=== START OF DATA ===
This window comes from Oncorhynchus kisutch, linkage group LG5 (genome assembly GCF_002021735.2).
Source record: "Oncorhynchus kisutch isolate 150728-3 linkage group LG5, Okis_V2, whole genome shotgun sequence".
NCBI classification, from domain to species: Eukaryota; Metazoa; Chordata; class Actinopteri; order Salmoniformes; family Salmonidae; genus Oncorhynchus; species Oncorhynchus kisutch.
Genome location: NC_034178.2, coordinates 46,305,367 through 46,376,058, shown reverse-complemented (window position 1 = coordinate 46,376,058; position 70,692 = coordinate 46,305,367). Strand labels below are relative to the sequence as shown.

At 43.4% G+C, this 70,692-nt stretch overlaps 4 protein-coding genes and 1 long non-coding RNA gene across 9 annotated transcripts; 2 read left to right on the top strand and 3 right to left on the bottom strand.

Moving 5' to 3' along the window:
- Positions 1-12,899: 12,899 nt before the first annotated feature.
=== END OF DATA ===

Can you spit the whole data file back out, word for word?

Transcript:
This window comes from Oncorhynchus kisutch, linkage group LG5 (genome assembly GCF_002021735.2).
Source record: "Oncorhynchus kisutch isolate 150728-3 linkage group LG5, Okis_V2, whole genome shotgun sequence".
NCBI classification, from domain to species: Eukaryota; Metazoa; Chordata; class Actinopteri; order Salmoniformes; family Salmonidae; genus Oncorhynchus; species Oncorhynchus kisutch.
Genome location: NC_034178.2, coordinates 46,305,367 through 46,376,058, shown reverse-complemented (window position 1 = coordinate 46,376,058; position 70,692 = coordinate 46,305,367). Strand labels below are relative to the sequence as shown.

At 43.4% G+C, this 70,692-nt stretch overlaps 4 protein-coding genes and 1 long non-coding RNA gene across 9 annotated transcripts; 2 read left to right on the top strand and 3 right to left on the bottom strand.

Moving 5' to 3' along the window:
- Positions 1-12,899: 12,899 nt before the first annotated feature.